Does Reliance on Artificial Intelligence Compromise Our Ability to Think?

By Carole Mahoney

It poses a risk agreed University of Maryland University College (UMUC) cybersecurity faculty members Emma Garrison-Alexander, Tamie Santiago and Candice Smith, who explored the influence of AI bias on society in a recent Facebook Live panel discussion.

“Often times we tell ourselves that by using [AI] technology we are freeing up our mind to use on other projects,” said Smith, associate professor in the UMUC graduate cybersecurity technology program. But over time in the process, she suggested we sacrifice cognitive functioning. “We let AI do all these executive functions for us. It almost allows us to dumb ourselves down and not take responsibility for our own learning and mental capacity.”

We require strong executive functions to effectively achieve our goals. Working memory, flexible thinking, and self-constraint, among other high-level functions, help us to organize and plan, initiate and stay focused on tasks, assess situations and revise strategies when circumstances change.

Today, smartphones and other devices often function less as useful tools, and more as personal assistants—or even appendages, panel members said. Our phones are the keepers of our most valuable data. They manage our time and resources. They direct many aspects of our daily lives. Our phones are not just for communication anymore, said Santiago, UMUC collegiate associate professor of cybersecurity policy. “The phone has become our attachment to the world.” But she warned that “the enemy of our executive function is convenience,” and wondered, “How much of our executive function are we willing to let go of to get it?”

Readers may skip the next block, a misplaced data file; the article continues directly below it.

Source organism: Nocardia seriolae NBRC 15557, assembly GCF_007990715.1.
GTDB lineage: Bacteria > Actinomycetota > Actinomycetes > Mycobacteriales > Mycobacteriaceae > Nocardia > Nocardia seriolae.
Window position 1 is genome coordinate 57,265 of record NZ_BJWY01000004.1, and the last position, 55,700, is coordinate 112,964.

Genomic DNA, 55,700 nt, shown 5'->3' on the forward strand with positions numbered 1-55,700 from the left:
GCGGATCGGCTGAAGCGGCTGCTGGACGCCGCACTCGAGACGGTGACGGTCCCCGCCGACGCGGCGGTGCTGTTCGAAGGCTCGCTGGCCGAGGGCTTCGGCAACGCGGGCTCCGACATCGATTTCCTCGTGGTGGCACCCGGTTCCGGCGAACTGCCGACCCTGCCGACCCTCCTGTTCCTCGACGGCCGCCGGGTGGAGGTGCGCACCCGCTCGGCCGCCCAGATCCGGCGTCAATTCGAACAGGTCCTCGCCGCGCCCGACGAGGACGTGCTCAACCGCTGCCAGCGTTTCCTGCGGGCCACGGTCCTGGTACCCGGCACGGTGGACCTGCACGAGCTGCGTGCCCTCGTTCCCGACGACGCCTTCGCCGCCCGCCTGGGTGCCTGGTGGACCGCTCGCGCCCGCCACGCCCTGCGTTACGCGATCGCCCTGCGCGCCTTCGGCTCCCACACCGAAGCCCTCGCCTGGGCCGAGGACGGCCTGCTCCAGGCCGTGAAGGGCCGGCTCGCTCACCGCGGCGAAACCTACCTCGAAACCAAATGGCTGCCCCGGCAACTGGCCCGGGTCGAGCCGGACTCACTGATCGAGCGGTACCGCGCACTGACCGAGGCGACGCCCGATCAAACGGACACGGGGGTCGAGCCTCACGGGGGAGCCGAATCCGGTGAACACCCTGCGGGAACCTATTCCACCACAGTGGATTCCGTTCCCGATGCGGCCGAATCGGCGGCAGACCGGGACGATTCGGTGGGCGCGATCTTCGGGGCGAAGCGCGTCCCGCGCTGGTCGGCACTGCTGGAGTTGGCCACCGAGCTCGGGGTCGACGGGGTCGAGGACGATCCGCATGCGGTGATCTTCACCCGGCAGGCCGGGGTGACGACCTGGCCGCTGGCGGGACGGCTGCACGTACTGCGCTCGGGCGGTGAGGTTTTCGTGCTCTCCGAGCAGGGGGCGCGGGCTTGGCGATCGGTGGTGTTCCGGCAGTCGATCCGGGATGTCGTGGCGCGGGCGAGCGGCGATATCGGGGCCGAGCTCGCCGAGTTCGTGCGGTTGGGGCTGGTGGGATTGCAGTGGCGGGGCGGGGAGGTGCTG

Garrison-Alexander, vice dean of the UMUC graduate cybersecurity program, said we make assumptions about AI technology—that the information it feeds us is true and accurate. So, over time, an unintended consequence of our reliance on technology may be that we come to doubt our own memory and thought processes, she said. For instance, do you ever find yourself asking Siri or Alexa to provide information that you already know . . . but just want to double-check to make sure?

Panelists also discussed machine learning bias, which occurs when an algorithm produces results that are systematically prejudiced. To best understand its potential influence across the sociopolitical fabric of our society, including its effects on racial partiality in hiring, policing, judicial sentencing and healthcare, it is important to understand AI bias in context, Santiago said.

There are more than seven billion people worldwide, yet only 10,000 people in seven countries are writing all the code, she added. “So, we pause in that because we have to think of AI from that perspective. The pathway of AI algorithms is being compromised because of the limited [number of] hands involved in creating them.” By 2020, the AI market is expected to explode by $47 billion with the international Big Data analysis industry at $203 billion, and the majority of that AI development is being conducted by a handful of techno giants—Twitter, IBM, Amazon, Google, Facebook, Microsoft and Apple, Santiago said.

About the Author:
Carole Mahoney is a former broadcast and print journalist, and recipient of the 1992 North Dakota Newspaper Association’s Best News-Feature Series award. In the mid-1990’s, she served as a manager of constituent communications in the United States Senate, and for the past 21 years as the senior writer and editor for education-related organizations in greater Washington D.C.